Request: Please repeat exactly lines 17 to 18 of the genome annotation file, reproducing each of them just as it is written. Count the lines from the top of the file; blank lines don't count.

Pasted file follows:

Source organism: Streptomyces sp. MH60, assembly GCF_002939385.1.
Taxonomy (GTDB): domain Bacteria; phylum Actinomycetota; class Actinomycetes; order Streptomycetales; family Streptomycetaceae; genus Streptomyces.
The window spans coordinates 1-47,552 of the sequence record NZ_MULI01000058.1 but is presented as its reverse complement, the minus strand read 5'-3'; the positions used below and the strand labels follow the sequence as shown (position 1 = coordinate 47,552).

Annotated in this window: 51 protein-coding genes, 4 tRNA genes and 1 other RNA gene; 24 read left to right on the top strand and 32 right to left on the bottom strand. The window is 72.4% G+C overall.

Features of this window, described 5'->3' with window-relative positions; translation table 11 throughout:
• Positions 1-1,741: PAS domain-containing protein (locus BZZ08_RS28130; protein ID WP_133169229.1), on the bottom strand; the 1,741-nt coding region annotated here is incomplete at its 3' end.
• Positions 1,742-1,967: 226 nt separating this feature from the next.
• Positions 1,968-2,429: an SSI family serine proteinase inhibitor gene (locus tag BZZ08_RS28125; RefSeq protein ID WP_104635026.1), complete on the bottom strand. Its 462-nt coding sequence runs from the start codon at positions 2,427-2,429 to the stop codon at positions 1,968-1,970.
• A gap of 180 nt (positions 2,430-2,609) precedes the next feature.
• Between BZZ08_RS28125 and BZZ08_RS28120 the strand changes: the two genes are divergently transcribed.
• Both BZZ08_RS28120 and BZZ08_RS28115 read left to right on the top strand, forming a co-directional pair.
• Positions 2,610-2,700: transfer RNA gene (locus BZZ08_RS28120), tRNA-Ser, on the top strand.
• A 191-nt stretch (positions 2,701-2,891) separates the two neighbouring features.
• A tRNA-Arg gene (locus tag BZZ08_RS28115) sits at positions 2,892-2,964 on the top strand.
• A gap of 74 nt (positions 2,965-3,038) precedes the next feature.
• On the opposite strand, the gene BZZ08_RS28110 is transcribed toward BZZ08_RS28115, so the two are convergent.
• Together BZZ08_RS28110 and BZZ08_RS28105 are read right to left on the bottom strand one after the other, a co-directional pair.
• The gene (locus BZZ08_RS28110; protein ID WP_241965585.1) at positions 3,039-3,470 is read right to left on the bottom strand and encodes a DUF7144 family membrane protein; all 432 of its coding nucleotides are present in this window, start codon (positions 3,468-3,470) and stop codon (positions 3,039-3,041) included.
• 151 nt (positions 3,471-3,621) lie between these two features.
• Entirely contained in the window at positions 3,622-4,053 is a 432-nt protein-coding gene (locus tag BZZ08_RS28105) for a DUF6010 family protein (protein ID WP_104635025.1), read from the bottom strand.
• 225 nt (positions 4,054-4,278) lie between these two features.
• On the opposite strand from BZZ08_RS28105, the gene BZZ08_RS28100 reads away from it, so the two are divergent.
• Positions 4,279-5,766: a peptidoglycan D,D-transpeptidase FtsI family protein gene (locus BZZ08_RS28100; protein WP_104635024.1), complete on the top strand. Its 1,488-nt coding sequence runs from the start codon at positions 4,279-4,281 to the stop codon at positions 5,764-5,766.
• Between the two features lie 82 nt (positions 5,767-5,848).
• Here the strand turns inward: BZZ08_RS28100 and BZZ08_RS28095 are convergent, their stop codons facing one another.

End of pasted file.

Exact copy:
• Together BZZ08_RS28110 and BZZ08_RS28105 are read right to left on the bottom strand one after the other, a co-directional pair.
• The gene (locus BZZ08_RS28110; protein ID WP_241965585.1) at positions 3,039-3,470 is read right to left on the bottom strand and encodes a DUF7144 family membrane protein; all 432 of its coding nucleotides are present in this window, start codon (positions 3,468-3,470) and stop codon (positions 3,039-3,041) included.